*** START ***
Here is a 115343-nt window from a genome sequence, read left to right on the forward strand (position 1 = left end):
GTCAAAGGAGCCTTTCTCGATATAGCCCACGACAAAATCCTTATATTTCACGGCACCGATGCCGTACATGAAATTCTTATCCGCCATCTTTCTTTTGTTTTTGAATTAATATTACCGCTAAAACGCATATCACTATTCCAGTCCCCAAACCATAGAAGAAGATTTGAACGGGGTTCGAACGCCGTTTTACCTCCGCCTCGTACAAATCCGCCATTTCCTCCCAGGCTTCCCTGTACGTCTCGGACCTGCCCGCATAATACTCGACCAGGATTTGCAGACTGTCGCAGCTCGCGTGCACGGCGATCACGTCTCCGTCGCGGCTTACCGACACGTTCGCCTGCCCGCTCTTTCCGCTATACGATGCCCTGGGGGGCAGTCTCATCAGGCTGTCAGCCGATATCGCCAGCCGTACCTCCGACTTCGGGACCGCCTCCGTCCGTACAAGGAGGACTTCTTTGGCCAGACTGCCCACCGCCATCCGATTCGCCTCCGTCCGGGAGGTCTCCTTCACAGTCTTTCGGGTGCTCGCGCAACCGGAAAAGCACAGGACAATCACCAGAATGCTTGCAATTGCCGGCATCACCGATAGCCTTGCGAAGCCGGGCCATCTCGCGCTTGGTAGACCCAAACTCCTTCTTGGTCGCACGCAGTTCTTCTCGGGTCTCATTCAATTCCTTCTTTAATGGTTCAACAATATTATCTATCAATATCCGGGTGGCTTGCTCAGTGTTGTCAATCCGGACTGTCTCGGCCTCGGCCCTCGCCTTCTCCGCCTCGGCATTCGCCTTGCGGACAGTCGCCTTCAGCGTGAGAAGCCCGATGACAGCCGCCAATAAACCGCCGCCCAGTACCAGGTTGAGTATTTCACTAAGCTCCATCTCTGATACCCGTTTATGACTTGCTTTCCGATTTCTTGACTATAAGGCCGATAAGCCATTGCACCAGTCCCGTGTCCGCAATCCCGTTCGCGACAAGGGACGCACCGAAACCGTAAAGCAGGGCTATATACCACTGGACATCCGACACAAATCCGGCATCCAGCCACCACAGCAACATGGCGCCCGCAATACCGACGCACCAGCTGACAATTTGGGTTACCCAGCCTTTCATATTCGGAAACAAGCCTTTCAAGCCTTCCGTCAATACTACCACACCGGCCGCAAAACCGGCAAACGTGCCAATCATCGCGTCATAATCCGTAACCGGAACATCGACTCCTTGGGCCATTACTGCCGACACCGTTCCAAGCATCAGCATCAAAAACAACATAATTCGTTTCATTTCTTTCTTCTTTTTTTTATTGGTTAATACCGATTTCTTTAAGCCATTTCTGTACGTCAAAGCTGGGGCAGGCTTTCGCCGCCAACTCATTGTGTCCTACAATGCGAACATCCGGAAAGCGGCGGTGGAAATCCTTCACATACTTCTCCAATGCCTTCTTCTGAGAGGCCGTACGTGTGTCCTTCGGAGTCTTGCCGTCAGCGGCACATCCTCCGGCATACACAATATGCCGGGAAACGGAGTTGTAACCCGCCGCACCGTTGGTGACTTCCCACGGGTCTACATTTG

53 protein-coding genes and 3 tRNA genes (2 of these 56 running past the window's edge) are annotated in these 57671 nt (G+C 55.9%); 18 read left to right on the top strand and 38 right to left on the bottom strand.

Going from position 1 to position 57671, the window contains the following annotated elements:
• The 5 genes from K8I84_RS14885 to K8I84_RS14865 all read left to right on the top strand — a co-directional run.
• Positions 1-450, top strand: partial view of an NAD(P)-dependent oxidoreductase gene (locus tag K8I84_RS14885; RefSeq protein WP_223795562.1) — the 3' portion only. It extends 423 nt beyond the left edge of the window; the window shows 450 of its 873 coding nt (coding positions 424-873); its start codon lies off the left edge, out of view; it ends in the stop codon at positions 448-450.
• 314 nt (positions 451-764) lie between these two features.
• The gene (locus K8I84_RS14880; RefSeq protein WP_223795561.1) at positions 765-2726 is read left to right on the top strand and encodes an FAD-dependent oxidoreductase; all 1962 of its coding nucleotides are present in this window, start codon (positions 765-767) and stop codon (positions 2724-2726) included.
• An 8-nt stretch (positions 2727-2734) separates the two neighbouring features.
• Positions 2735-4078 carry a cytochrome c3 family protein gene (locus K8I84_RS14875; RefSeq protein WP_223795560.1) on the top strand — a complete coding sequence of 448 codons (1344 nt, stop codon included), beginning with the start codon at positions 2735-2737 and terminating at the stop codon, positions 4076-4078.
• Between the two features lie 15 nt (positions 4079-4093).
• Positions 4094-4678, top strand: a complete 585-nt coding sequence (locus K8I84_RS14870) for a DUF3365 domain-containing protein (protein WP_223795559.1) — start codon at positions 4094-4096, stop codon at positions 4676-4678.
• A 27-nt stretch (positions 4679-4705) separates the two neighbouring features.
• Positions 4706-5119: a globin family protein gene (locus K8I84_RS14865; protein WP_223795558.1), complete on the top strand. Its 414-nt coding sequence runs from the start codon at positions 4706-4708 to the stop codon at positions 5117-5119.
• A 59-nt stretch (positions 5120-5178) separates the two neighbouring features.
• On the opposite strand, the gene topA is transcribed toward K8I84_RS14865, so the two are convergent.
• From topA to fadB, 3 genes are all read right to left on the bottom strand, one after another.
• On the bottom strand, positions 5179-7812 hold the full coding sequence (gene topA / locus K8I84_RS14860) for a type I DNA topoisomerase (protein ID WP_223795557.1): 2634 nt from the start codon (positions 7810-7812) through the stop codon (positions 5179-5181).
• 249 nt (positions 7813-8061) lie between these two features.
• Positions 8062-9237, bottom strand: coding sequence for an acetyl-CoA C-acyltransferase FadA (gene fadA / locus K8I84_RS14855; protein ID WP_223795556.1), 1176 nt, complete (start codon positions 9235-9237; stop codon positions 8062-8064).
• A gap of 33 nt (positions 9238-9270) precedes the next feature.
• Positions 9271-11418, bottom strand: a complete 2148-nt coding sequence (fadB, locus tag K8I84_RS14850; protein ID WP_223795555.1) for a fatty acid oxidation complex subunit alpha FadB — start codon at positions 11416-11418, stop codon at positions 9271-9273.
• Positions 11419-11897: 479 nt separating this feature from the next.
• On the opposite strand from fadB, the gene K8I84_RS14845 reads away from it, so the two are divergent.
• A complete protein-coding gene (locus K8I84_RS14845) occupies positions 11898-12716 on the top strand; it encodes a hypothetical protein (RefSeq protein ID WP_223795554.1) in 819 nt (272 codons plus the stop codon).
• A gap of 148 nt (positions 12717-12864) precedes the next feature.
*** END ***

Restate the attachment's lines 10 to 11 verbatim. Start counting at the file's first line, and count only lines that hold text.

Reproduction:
• Positions 2735-4078 carry a cytochrome c3 family protein gene (locus K8I84_RS14875; RefSeq protein WP_223795560.1) on the top strand — a complete coding sequence of 448 codons (1344 nt, stop codon included), beginning with the start codon at positions 2735-2737 and terminating at the stop codon, positions 4076-4078.
• Between the two features lie 15 nt (positions 4079-4093).